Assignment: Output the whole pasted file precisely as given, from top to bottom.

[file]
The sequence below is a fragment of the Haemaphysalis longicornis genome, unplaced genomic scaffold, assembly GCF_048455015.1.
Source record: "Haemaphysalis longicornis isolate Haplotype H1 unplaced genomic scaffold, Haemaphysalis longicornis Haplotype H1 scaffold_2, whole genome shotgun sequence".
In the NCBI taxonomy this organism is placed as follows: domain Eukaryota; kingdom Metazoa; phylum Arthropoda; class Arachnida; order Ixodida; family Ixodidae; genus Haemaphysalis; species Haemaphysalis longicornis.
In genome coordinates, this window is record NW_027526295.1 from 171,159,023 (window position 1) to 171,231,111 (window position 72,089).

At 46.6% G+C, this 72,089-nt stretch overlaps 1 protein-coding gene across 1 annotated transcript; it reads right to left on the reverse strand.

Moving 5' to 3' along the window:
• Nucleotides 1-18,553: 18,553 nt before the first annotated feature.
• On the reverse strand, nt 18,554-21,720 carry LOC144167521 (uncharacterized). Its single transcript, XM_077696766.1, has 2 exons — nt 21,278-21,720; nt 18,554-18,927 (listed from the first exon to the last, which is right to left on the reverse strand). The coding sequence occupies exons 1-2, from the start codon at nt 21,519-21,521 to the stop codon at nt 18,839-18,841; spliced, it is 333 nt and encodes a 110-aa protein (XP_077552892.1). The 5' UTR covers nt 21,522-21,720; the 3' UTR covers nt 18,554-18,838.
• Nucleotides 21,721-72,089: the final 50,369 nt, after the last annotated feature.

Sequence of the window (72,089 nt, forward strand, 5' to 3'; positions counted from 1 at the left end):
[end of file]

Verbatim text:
The sequence below is a fragment of the Haemaphysalis longicornis genome, unplaced genomic scaffold, assembly GCF_048455015.1.
Source record: "Haemaphysalis longicornis isolate Haplotype H1 unplaced genomic scaffold, Haemaphysalis longicornis Haplotype H1 scaffold_2, whole genome shotgun sequence".
In the NCBI taxonomy this organism is placed as follows: domain Eukaryota; kingdom Metazoa; phylum Arthropoda; class Arachnida; order Ixodida; family Ixodidae; genus Haemaphysalis; species Haemaphysalis longicornis.
In genome coordinates, this window is record NW_027526295.1 from 171,159,023 (window position 1) to 171,231,111 (window position 72,089).

At 46.6% G+C, this 72,089-nt stretch overlaps 1 protein-coding gene across 1 annotated transcript; it reads right to left on the reverse strand.

Moving 5' to 3' along the window:
• Nucleotides 1-18,553: 18,553 nt before the first annotated feature.
• On the reverse strand, nt 18,554-21,720 carry LOC144167521 (uncharacterized). Its single transcript, XM_077696766.1, has 2 exons — nt 21,278-21,720; nt 18,554-18,927 (listed from the first exon to the last, which is right to left on the reverse strand). The coding sequence occupies exons 1-2, from the start codon at nt 21,519-21,521 to the stop codon at nt 18,839-18,841; spliced, it is 333 nt and encodes a 110-aa protein (XP_077552892.1). The 5' UTR covers nt 21,522-21,720; the 3' UTR covers nt 18,554-18,838.
• Nucleotides 21,721-72,089: the final 50,369 nt, after the last annotated feature.

Sequence of the window (72,089 nt, forward strand, 5' to 3'; positions counted from 1 at the left end):